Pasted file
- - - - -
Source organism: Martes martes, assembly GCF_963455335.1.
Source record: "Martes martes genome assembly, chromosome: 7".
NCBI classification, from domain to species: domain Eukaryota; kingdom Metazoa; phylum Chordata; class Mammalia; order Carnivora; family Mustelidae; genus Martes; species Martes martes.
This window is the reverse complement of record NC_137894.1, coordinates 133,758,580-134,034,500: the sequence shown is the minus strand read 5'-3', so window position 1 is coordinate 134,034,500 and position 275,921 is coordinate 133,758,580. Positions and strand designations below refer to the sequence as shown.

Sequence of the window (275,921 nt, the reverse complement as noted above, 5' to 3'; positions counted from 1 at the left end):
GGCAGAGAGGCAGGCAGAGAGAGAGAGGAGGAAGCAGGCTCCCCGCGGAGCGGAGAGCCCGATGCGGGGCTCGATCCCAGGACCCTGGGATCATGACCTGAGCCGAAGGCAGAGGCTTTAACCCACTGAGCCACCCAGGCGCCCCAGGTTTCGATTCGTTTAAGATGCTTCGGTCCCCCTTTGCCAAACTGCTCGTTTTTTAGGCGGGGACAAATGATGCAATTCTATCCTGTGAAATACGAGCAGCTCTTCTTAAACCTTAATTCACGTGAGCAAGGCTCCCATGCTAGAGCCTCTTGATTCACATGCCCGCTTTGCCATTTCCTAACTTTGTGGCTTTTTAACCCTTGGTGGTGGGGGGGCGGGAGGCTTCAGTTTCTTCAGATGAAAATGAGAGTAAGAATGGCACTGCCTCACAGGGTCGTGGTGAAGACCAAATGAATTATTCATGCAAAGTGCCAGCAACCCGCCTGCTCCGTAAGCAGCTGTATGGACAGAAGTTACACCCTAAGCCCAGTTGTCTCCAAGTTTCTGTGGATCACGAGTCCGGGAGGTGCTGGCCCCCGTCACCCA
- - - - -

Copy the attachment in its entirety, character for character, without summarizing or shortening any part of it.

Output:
Source organism: Martes martes, assembly GCF_963455335.1.
Source record: "Martes martes genome assembly, chromosome: 7".
NCBI classification, from domain to species: domain Eukaryota; kingdom Metazoa; phylum Chordata; class Mammalia; order Carnivora; family Mustelidae; genus Martes; species Martes martes.
This window is the reverse complement of record NC_137894.1, coordinates 133,758,580-134,034,500: the sequence shown is the minus strand read 5'-3', so window position 1 is coordinate 134,034,500 and position 275,921 is coordinate 133,758,580. Positions and strand designations below refer to the sequence as shown.

Sequence of the window (275,921 nt, the reverse complement as noted above, 5' to 3'; positions counted from 1 at the left end):
GGCAGAGAGGCAGGCAGAGAGAGAGAGGAGGAAGCAGGCTCCCCGCGGAGCGGAGAGCCCGATGCGGGGCTCGATCCCAGGACCCTGGGATCATGACCTGAGCCGAAGGCAGAGGCTTTAACCCACTGAGCCACCCAGGCGCCCCAGGTTTCGATTCGTTTAAGATGCTTCGGTCCCCCTTTGCCAAACTGCTCGTTTTTTAGGCGGGGACAAATGATGCAATTCTATCCTGTGAAATACGAGCAGCTCTTCTTAAACCTTAATTCACGTGAGCAAGGCTCCCATGCTAGAGCCTCTTGATTCACATGCCCGCTTTGCCATTTCCTAACTTTGTGGCTTTTTAACCCTTGGTGGTGGGGGGGCGGGAGGCTTCAGTTTCTTCAGATGAAAATGAGAGTAAGAATGGCACTGCCTCACAGGGTCGTGGTGAAGACCAAATGAATTATTCATGCAAAGTGCCAGCAACCCGCCTGCTCCGTAAGCAGCTGTATGGACAGAAGTTACACCCTAAGCCCAGTTGTCTCCAAGTTTCTGTGGATCACGAGTCCGGGAGGTGCTGGCCCCCGTCACCCA